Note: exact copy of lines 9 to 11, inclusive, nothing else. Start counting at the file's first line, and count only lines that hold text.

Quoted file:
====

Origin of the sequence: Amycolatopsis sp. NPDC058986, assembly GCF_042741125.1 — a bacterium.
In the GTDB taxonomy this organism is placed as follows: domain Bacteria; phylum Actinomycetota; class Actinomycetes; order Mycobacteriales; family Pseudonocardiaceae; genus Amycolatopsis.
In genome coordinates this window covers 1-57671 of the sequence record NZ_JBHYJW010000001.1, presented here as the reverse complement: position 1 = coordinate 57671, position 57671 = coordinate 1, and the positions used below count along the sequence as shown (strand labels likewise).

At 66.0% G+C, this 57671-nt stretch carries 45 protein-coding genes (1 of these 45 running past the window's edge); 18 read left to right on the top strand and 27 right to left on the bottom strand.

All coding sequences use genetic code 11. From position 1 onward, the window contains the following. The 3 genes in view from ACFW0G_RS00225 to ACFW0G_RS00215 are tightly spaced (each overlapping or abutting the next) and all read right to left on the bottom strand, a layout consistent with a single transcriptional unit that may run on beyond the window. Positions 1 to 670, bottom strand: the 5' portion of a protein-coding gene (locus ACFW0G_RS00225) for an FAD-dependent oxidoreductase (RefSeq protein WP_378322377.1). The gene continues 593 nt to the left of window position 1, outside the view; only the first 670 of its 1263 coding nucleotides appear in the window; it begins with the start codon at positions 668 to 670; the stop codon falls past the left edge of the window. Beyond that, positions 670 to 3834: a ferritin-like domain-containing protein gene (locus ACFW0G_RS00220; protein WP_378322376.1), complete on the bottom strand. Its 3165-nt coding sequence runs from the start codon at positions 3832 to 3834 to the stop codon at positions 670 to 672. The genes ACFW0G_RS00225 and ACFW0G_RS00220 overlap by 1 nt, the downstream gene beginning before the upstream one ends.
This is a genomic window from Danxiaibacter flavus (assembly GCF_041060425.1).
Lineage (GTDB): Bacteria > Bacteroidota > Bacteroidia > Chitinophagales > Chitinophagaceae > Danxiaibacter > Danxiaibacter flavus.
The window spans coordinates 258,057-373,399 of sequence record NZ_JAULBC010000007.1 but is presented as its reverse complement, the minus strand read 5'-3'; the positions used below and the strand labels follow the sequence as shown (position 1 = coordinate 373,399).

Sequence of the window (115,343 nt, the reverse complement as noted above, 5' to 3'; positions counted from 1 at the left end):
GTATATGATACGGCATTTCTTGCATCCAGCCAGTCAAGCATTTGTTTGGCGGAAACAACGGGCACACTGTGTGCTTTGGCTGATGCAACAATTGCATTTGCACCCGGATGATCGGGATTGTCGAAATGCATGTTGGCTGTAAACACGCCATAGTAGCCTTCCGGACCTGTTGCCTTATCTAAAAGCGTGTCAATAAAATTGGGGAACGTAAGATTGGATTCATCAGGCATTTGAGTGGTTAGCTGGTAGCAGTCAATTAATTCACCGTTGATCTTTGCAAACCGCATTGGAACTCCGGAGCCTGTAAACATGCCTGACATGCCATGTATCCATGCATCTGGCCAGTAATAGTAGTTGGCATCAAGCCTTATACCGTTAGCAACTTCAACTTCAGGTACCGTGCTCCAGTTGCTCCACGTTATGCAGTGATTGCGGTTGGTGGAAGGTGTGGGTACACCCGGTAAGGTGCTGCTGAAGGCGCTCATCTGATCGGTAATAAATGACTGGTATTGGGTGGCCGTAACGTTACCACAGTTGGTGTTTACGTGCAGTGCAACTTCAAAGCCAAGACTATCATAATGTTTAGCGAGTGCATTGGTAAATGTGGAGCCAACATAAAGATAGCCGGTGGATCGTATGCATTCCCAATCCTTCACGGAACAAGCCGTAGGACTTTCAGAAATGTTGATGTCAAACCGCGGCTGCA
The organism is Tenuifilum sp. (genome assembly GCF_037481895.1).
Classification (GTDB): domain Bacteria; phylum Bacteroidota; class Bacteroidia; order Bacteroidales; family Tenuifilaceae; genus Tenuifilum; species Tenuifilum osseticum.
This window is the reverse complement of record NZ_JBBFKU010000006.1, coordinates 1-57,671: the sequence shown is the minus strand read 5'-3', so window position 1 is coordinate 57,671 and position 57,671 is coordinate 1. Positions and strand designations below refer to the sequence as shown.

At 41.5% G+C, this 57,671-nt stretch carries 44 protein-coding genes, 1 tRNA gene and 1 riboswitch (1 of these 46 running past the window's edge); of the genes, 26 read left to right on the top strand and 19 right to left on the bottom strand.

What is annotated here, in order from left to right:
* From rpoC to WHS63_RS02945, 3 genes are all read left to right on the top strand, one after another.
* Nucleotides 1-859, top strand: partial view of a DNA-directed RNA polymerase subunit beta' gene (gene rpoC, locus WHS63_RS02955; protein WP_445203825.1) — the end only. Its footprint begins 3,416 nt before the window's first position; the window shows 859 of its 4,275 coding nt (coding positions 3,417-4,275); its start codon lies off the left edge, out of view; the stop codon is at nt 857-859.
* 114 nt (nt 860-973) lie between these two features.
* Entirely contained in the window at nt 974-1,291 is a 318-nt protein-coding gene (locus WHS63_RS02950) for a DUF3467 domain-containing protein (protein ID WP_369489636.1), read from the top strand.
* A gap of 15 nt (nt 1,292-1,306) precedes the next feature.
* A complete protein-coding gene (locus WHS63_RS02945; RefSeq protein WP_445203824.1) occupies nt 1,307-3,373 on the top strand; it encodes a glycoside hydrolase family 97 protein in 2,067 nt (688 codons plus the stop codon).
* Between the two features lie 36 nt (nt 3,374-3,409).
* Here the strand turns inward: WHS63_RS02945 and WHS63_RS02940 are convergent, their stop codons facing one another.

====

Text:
Sequence of the window (115,343 nt, the reverse complement as noted above, 5' to 3'; positions counted from 1 at the left end):
GTATATGATACGGCATTTCTTGCATCCAGCCAGTCAAGCATTTGTTTGGCGGAAACAACGGGCACACTGTGTGCTTTGGCTGATGCAACAATTGCATTTGCACCCGGATGATCGGGATTGTCGAAATGCATGTTGGCTGTAAACACGCCATAGTAGCCTTCCGGACCTGTTGCCTTATCTAAAAGCGTGTCAATAAAATTGGGGAACGTAAGATTGGATTCATCAGGCATTTGAGTGGTTAGCTGGTAGCAGTCAATTAATTCACCGTTGATCTTTGCAAACCGCATTGGAACTCCGGAGCCTGTAAACATGCCTGACATGCCATGTATCCATGCATCTGGCCAGTAATAGTAGTTGGCATCAAGCCTTATACCGTTAGCAACTTCAACTTCAGGTACCGTGCTCCAGTTGCTCCACGTTATGCAGTGATTGCGGTTGGTGGAAGGTGTGGGTACACCCGGTAAGGTGCTGCTGAAGGCGCTCATCTGATCGGTAATAAATGACTGGTATTGGGTGGCCGTAACGTTACCACAGTTGGTGTTTACGTGCAGTGCAACTTCAAAGCCAAGACTATCATAATGTTTAGCGAGTGCATTGGTAAATGTGGAGCCAACATAAAGATAGCCGGTGGATCGTATGCATTCCCAATCCTTCACGGAACAAGCCGTAGGACTTTCAGAAATGTTGATGTCAAACCGCGGCTGCA
The organism is Tenuifilum sp. (genome assembly GCF_037481895.1).